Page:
In a world that is quickly transforming due to global warming, sustainability has never been more important. Sustainability, in the simplest terms, is the ability to exist. For humanity today, that means doing everything we can to preserve the world we live in for future generations, and not deplete the resources that civilizations need to maintain our modern way of life.
In the wake of irreversible damage that climate change has already done to the planet, many learning institutions recognize the need for sustainability and have gotten on board to do their part. There are now an abundance of degree programs and courses teaching sustainable architecture, economics, public policy, sociology, agriculture and lots of other interdisciplinary fields incorporating sustainability. Besides having more sustainability-focused curricula, many colleges have begun implementing simple innovative practices to make their campuses more eco-friendly, like growing vegetable gardens to reduce the carbon emissions from food transportation, or using more sustainable building structures, like natural ventilation or energy-efficient lighting. But some universities have gone further. These schools, the greenest campuses in the US, have made formidable, impressive changes to turn their campuses into efficient and cost-effective sustainable systems. Here is a list of the top 8 most sustainable college campuses in America leading the way in the struggle to preserve the planet.
Chapel Hill, North Carolina
UNC-Chapel Hill’s biggest claim to fame is its platinum-certified Botanical Gardens Education Center, which is used to collect and filter rainwater and store it for future irrigation use. This university launched its Three Zeroes Initiative in 2016 with the goal of achieving water neutrality, zero waste and greenhouse gas neutrality. UNC Chapel Hill also features geothermal walls, a renowned botanical garden, and solar panels, which are responsible for generating eight percent of the energy the school uses a year.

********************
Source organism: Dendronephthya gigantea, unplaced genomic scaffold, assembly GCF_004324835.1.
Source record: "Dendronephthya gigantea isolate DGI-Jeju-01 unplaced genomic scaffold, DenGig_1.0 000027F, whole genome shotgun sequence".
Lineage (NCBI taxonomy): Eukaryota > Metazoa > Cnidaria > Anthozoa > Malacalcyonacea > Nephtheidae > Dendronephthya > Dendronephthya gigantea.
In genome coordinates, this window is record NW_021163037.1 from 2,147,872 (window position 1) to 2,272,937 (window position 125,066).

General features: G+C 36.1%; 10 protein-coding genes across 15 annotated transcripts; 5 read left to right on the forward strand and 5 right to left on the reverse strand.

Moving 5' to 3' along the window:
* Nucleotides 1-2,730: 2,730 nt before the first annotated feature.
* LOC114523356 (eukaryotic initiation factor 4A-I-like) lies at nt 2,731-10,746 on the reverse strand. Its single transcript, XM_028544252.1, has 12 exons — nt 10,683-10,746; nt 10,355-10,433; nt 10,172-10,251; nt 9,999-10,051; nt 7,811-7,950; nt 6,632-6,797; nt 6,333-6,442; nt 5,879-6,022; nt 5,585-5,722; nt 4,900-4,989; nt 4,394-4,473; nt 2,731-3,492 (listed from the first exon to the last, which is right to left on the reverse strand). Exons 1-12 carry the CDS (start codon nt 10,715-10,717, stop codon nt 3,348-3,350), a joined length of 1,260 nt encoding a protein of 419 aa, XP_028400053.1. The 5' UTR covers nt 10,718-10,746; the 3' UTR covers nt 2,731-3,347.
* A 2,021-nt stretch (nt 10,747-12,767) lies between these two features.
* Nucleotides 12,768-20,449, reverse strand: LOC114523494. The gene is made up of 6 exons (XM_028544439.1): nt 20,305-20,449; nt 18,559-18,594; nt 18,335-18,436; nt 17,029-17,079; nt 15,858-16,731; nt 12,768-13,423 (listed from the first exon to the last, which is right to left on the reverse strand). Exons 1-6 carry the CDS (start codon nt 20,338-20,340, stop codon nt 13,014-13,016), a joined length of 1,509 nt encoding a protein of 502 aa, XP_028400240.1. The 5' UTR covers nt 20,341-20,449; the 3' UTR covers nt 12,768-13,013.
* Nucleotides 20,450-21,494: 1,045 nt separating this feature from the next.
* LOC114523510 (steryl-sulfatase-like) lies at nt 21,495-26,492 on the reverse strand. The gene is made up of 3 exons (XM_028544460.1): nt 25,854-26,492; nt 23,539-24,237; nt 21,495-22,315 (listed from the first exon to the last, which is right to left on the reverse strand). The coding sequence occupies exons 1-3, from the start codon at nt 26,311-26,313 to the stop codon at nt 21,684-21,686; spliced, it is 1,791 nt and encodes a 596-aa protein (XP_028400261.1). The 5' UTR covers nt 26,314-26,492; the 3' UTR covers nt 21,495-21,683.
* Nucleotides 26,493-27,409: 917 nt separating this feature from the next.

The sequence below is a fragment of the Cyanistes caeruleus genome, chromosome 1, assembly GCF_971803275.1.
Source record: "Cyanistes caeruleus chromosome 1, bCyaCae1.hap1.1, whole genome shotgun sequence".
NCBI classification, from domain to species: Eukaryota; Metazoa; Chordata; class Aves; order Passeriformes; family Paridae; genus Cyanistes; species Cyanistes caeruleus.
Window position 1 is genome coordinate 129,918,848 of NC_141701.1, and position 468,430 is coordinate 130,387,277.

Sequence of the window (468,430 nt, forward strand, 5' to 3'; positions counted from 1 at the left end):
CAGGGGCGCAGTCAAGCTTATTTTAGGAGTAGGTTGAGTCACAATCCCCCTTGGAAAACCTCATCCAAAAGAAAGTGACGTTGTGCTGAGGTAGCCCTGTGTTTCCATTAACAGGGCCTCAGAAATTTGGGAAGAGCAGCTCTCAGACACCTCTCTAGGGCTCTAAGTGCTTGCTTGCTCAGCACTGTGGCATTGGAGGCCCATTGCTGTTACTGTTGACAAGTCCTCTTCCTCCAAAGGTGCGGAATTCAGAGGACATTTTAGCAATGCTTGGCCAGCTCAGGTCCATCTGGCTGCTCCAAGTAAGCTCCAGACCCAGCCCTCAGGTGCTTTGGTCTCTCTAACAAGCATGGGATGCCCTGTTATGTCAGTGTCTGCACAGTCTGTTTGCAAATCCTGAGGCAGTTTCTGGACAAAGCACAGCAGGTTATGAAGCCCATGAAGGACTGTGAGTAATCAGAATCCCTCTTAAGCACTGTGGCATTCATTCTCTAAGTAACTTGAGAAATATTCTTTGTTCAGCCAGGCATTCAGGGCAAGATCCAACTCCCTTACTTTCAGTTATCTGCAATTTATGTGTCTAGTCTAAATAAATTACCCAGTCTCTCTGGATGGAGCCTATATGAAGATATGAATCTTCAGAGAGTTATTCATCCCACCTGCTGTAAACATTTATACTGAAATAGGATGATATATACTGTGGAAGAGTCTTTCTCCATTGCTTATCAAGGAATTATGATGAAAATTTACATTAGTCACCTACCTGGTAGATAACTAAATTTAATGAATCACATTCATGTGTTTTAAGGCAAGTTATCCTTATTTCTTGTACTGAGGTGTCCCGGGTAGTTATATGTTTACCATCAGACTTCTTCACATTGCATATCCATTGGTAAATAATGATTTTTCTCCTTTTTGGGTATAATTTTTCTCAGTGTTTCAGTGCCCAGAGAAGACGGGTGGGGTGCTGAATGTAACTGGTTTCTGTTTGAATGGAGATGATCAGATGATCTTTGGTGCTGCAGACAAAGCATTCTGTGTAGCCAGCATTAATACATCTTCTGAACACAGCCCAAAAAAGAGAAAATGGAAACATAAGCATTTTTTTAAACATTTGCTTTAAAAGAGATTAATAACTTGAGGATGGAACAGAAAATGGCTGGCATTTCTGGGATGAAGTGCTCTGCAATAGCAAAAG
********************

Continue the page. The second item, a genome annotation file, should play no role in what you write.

Stanford University optimizes all its operations for environmental efficiency, with emission reduction infrastructure and an energy and climate plan to reduce energy intensity and save water. It also has a recycling program that diverts 65 percent of solid waste from landfills.
Fort Collins, Colorado
This public university built the first-ever solar-heated, air-conditioned building. It owns a tree nursery that produces 2 million new seedlings every year. Colorado State works alongside NASA to monitor climate change by studying clouds. It’s Greenhouse Gas Management and Accounting Program course one of the most cutting-edge sustainability courses. The university plans to have the campus running on 100 percent renewable energy by 2030.
Clean buses, bikes, reduce greenhouse gas emissions, divert 75 percent of wastes, sustainable foodservice provides for 20 percent of all food. UC Davis is home to a 100-acre botanical garden of trees, which comes in handy for the many environmental studies programs it offers.
Ithica, New York
64 percent of waste at Cornell University is recycled or used in compost. Cornell emphasizes sustainability in its academia with its climate change literacy program targetting every student and staff member. It also uses an incentive system for reusing water bottles that awards redeemable points to students who refill bottles instead of buying plastic water bottles with the aim of decreasing the amount of plastic in local landfills. The Cornell campus aims to reach carbon neutrality and 100 percent reliance on renewable energy and geothermal technology in 2035.